FIG. 9.

SERS of pyridine passing through 1500 cycle Ag NP-coated glass fiber filters.

FIG. 9.

SERS of pyridine passing through 1500 cycle Ag NP-coated glass fiber filters.

Close modal

We preferably used Ag NPs to fabricate the SERS substrates not only because Ag substrates outperform comparable Au substrates by about two orders of magnitude in enhancement, but also because Ag precursors have significant cost advantage compared with Au precursors. However, the surfaces of Ag NPs are well known to be not as stable as Au NPs chemically, and, thus, the enhancement could decay significantly within hours of fabrication because of oxidation/sulfurization/tarnishing and a rapid degradation of the LSPR peak intensity. However, one of the unique advantages of an ALD process for a rational design of SERS substrates is that it is possible to apply subnanometer super thin passivation layers such as Al2O3 and TiO2 to prevent oxidation/tarnishing of the Ag NP surface, thus preventing enhancement decay.23 For example, using a few cycles of Al2O3, Ag nanorods wrapped with ultrathin Al2O3 layers exhibited excellent SERS sensitivity and outstanding SERS stability17 with a significantly extended shelf-life time of up to 50 days but still showed no sign of degradation in Raman intensity, even though SERS sensitivity became weakened by 30%–50% after the Al2O3 coating, which was dependent on cycle numbers (1–5). A most recent study24 revealed that Ag dendrites coated by a ten-cycle ZnO exhibited improved SERS sensitivity compared with pristine Ag dendrites. COMSOL theoretical simulations also proved that ultrathin ZnO coating can promote plasmonic coupling in Ag nanogaps. More importantly, this SERS substrate also shows excellent thermal stability at an elevated temperature of 200 °C. Therefore, both the SERS sensitivity and the thermal stability of Ag dendrites can be enhanced via ALD surface protection.

Note that most previous works on these SERS substrates were limited to ALD conformal and contiguous coatings of dielectrics on MNS as spacer layers and surface passivation layers for assisting and improving SERS substrate performance. Our results demonstrate that the ALD technique can also be used to directly generate MNS or metallic NPs as hotspots with strong and wavelength-tunable LSPR signals. Combined with its well-known superconformality in coating 3D network substrates like commercial filter paper, the ALD method could dramatically increase the volume coverage of metallic NPs and maximize the EFs and sensitivity of SERS signals, which are usually limited in traditional PVD/CVD coating techniques. In future work, we will further optimize our ALD process including an Ag precursor delivery kit and improve the flow-through coating fixtures in order to further maximize hotspot density and coverage inside the 3D filter paper. It is expected that SERS EFs of at least 105–106 over a large area will be achieved, with stable enhancements as high as 1012 also possible.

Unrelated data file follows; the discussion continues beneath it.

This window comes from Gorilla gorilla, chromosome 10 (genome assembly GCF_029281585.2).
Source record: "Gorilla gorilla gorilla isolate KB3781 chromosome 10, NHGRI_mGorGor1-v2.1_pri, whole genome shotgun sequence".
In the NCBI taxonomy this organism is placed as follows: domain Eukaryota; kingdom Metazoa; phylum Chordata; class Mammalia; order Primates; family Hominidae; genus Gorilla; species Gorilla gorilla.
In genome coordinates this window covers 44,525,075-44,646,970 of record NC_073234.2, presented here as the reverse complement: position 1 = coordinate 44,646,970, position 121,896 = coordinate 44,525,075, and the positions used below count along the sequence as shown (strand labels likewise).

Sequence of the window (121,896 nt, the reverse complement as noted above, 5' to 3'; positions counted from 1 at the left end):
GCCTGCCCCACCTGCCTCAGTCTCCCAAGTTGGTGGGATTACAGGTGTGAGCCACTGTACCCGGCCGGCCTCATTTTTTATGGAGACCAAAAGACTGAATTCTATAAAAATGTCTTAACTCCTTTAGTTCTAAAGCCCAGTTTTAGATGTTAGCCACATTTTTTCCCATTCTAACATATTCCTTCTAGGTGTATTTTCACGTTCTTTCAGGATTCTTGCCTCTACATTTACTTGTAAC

In addition, this method may significantly reduce the complexity and, thus, cost by fabricating SERS substrates in a single-batch ALD coating process in which all dielectric wetting layers, metallic NP deposition layers, and spacer/passivation layers can be conducted in the same coater, thus minimizing metallic NP surface degradation and cross contamination.

We have demonstrated the formation of Ag NPs, the presence of signature LSPR peaks, and the presence of the SERS enhancement effect on cheap commercial 3D porous filter paper all coated by ALD. This work opens up great potential for the possibility that large areas and large quantities of SERS-active substrates can be fabricated by a single ALD process in a cost-effective way.

The work was funded with government support under Contract No. W911SR22C0025 awarded by the U.S. Department of Defense. Special thanks go to Professor Brian Cullum in the Department of Chemistry and Biochemistry at the University of Maryland Baltimore County for granting permission to use his facility and for engaging in discussions and providing suggestions for the work.

The authors have no conflicts to disclose.

Feng Niu: Conceptualization (lead); Data curation (equal); Formal analysis (equal); Funding acquisition (equal); Investigation (equal); Methodology (equal); Supervision (equal); Writing – original draft (equal); Writing – review & editing (equal). Yimin Hu: Funding acquisition (equal); Investigation (supporting); Methodology (supporting); Resources (lead); Supervision (supporting). Stephen LeKarz: Data curation (equal). Wei Lu: Funding acquisition (supporting); Resources (lead); Writing – review & editing (supporting).

The data that support the findings of this study are available from the corresponding author upon reasonable request.